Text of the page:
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Ancient ‘stone processing plants’ unearthed in Hangzhou open new chapter of China’s Liangzhu Culture
Published: Jan 22, 2024 11:06 PM
Liangzhu National Archaeological Site Park Photo: VCG

Liangzhu National Archaeological Site Park Photo: VCG

With newly unearthed relics such as stone axes and chisels as highlights, several "factories" that manufactured everyday stone utensils during the Neolithic Age have recently been discovered in suburban Hangzhou, East China's Zhejiang Province. 

Although the early "industrial remains" were found scattered in two different local archaeological sites, they share the "Liangzhu Culture" label, which is one of China's most important historical ruins that witnessed the country's cultural and historic evolution over a 5,000-year period. 

The Liangzhu Culture is known for a treasure trove of stellar discoveries like the world's earliest-known water conservancy system. The newly-discovered stone culture is yet another piece of a historical jigsaw puzzle as historians and archeologists work to patch together a more complete Liangzhu cultural panorama. 

Stone factories

The discovery of stone processing factories was recently revealed at a conference at which a number of major archaeological discoveries from Zhejiang in 2023 were unveiled. 

The ancient stone factories were discovered at the Shenjiali and Shenjiafan archaeological sites. The Shenjiafan site, in particular, appears to be of the most relevance to Liangzhu Culture. Objects such as a stone knife, adze and a boat-shaped plate were found amongst a total of 37,000 relics discovered at the site. 

The history of the Shenjiafan ruins can be divided into several historical periods from the Neolithic Age of "Liangzhu period" to the Ming (1368-1644) and Qing (1644-1911) dynasties, Wang Ningyuan, a research fellow at the Zhejiang Provincial Institute of Cultural Relics and Archaeology, told the Global Times. The historical tools found at the site are most likely of "Liangzhu production" because stone relics discovered from the Liangzhu site and the Shenjiafan site were "highly similar," Wang said. 

Taking a piece of pierced stoneware as an example, the piece is characterized by a well-defined round hole that looks machine-drilled.  Such great craftsmanship shows that those stone processing factories were "highly professional and boasted perfectly designed manufacturing systems" while exhibiting ancient Chinese ingenuity, archaeologist Wang Meng, told the Global Times. He emphasized that such "stone ingenuity" was rooted in China's time-honored agricultural tradition. 

"New discoveries at the two sites shed a light on our future analysis of the entire production chain of the Liangzhu stone tools," Wang Meng told the Global Times. 

Just like other civilizations that progressed, with new technologies emerging to reflect social and cultural growths, the Liangzhu Culture also progressed from its people using stones to the "age of jade" when iconic ritual objects such as jade cong was later developed. A jade cong is often shaped as a three-dimensional cube with engraved patterns such as bird motifs on its four sides. In ancient times, a cong was often used as a vessel during an important sacrificial ceremony. It was a symbol of power and wealth for ancient Liangzhu people.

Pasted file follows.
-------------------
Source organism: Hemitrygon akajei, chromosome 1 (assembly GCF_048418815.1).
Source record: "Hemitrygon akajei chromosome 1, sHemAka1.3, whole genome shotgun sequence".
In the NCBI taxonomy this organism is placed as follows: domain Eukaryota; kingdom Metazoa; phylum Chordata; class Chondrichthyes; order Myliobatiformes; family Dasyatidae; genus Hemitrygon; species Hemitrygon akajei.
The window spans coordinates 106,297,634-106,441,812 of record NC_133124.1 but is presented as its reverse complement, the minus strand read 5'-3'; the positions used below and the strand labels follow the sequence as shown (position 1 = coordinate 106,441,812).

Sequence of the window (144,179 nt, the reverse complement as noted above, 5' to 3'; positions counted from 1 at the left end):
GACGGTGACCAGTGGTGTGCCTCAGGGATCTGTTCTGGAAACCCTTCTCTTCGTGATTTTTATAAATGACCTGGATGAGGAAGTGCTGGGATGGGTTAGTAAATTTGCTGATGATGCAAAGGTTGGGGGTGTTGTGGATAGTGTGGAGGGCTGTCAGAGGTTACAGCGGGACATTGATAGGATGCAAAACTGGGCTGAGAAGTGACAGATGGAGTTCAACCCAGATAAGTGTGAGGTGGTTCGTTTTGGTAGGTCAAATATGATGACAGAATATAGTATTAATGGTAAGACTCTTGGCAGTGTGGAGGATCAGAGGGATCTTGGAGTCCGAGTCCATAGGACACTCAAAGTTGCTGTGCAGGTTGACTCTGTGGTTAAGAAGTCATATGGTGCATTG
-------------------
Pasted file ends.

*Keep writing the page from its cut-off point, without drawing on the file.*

Prolific jade productions have made Liangzhu Culture renown around the world. 

At the same time, the gradually derived diversity of Liangzhu jades reflects how social and cultural traditions change over thousands of years. 

A weeding implement used by ancient people was unearthed at the Liangzhu site and is widely seen as an iconic piece that shows jade's introduction into agricultural practices. Following the discovery, objects like cong and bi, another type of ritual stoneware, were also unearthed. The objects were often used by people during important rituals and revealed how the precious stone was used to shape Liangzhu cultural belief. 

"The Liangzhu jade culture highlights how Chinese civilization evolved based on showing respect to people and nature," Wang Meng told the Global Times.

Creative IP 

The Liangzhu site might appear to be "outdated" due to its historical nature, yet the "Liangzhu Culture," along with its culture of deference continues to this day. Now, the Liangzhu civilization is not just an archaeological site, but a cultural IP that connects Chinese culture with the world. 

An international forum called the Liangzhu Forum was launched in December 2023 to attract international scholars and sinologists from countries such as Qatar, Brazil and Greece. 

Borrowing from the Liangzhu cultural virtues of generosity and humility likened to jade, the forum was a special occasion that encourages collaborations between China and other countries in the fields such as cultural heritage conservation, archaeology and education. 

The agenda has effectively increased the cultural connections between China and the Belt and Road Initiative member countries like Greece. Styliani Chrysoulaki, general director of the Archaeological Museum of Heraklion in Greece, told the Global Times that the two countries' collaborations in the museum sector can be important and fruitful to inspire the world, especially when China and Greece are both countries with long cultural civilizations. 

Other than cultural events, classic elements such as the jade bird have been turned into cultural creative IPs. Classic Liangzhu aesthetic patterns are used in the design of everyday products.

Such designs have attracted predominantly young consumers to learn about  the time-honored Liangzhu history. 

"The mere conservation of Chinese legacy is not enough; we need to design creative projects to engage young generations. The best way to carry on Liangzhu culture is to make people remember it and feeling confident about the culture," cultural creative industries insider Yao Yu, told the Global Times.